Ali Ahmed Jarallah was executed on Sunday in the courtyard of the main Sanaa prison in the presence of his family, judges and lawyers, judicial sources said, after President Ali Abdallah Saleh upheld the death penalty against him.

 

Jarallah, an imam or prayer leader at a mosque in Sanaa, was convicted of the murder in 2002 of Jarallah Omar, the deputy leader of the Yemeni Socialist Party, and his sentence was upheld by an appeals court in April.

 

Jarallah said in a confession in July 2003 that he had acted alone in shooting Omar at a party conference in Sanaa the previous year.

 

He claimed that the killing was part of a jihad, or holy war, against converts to Christianity and infidels.

 

Six other people were jailed for between three and 10 years for belonging to a gang that the cleric allegedly created to murder socialists, Arab nationalists and converts to Christianity.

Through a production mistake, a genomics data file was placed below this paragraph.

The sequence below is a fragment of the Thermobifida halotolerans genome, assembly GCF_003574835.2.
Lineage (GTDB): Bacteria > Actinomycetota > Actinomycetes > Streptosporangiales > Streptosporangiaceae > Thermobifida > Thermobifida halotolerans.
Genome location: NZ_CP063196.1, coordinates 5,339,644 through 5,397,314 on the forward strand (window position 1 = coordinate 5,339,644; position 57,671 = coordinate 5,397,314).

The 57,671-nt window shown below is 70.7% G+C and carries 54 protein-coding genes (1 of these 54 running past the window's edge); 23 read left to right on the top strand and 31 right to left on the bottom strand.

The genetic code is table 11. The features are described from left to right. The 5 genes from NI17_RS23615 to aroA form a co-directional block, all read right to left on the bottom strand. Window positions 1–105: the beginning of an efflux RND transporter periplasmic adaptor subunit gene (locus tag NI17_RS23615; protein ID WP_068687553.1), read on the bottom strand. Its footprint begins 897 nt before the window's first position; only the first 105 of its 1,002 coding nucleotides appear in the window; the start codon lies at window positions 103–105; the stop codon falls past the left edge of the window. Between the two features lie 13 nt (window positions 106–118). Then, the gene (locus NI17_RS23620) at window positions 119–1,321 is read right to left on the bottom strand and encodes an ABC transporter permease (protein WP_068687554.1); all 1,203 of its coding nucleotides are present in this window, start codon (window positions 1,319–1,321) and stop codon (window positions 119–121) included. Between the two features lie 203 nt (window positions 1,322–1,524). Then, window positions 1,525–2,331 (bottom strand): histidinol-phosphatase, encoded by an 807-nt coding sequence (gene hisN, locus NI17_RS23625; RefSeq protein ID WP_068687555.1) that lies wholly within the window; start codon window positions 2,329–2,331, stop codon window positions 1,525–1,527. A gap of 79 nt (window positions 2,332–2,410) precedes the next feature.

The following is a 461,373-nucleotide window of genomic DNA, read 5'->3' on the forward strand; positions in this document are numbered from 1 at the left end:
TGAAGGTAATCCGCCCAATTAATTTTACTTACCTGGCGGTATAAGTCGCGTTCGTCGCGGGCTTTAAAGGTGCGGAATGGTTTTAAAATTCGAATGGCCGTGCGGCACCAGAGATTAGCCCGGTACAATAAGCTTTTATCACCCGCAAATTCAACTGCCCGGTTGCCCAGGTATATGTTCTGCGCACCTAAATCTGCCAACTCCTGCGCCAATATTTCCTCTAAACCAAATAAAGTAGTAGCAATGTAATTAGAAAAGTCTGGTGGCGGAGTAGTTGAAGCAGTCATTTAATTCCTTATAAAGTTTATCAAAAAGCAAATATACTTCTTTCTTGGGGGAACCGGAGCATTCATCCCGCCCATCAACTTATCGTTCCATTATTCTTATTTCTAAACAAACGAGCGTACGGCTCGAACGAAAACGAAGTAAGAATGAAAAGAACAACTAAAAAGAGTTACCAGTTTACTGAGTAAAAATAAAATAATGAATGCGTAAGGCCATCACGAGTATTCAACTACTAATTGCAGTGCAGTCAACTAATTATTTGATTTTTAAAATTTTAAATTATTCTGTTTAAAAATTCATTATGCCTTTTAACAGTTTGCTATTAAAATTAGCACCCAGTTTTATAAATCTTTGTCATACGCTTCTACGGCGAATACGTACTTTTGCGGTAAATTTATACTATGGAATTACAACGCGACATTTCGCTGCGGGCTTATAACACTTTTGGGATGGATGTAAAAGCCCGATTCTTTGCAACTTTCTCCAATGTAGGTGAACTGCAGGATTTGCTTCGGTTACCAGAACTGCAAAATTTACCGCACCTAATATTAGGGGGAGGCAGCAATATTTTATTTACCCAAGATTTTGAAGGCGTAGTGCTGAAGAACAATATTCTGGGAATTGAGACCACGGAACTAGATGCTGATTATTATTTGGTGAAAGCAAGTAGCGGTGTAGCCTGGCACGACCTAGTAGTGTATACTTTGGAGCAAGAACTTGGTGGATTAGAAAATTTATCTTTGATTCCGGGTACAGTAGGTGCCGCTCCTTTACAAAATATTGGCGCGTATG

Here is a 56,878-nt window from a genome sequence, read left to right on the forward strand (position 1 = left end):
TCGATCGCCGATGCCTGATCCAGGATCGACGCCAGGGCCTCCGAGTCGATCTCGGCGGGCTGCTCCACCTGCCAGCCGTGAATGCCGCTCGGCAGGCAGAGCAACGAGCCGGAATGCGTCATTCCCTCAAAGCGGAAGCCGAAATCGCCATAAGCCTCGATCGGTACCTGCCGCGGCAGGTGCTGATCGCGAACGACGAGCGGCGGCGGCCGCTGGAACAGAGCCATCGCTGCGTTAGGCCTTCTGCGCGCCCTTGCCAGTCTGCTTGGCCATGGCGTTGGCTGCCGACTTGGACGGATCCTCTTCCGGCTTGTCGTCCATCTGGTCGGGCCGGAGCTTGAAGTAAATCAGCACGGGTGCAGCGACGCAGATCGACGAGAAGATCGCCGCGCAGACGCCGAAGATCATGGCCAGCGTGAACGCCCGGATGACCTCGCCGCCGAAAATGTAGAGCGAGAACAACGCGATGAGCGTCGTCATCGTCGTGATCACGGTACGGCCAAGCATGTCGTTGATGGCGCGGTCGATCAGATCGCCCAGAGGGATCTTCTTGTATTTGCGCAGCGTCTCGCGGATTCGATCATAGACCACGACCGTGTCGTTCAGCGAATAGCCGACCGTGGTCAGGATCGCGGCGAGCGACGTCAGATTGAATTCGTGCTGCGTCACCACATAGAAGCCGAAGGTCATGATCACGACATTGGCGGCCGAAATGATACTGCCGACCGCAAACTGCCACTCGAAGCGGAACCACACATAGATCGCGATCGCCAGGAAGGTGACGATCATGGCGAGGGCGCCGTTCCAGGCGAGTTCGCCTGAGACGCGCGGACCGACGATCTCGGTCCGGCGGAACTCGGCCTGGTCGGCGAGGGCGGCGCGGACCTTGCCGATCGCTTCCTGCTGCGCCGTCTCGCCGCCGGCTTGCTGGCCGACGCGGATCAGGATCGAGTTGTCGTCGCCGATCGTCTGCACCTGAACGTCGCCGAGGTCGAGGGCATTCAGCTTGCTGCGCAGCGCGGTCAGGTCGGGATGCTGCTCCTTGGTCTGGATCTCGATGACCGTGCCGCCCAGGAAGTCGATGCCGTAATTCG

Jarallah had been a member of Yemen's Islamist Al-Islah Party, but quit the movement shortly before the killing, complaining that it had gone soft on Westerners and minority Islamic sects.

 

Recruiting ground

 

He was accused by the court of using his mosque to recruit youths for attacks and of "sowing sedition" in Yemen, one of the poorest countries in the world.

 

The death sentence against him was carried out four years after the execution in 2001 of Abul Hassan al-Mezar, the head an extremist group in south Yemen who was convicted of murdering four tourists in 1998.

 

The Socialist party governed southern Yemen before it was unified with the north in 1990.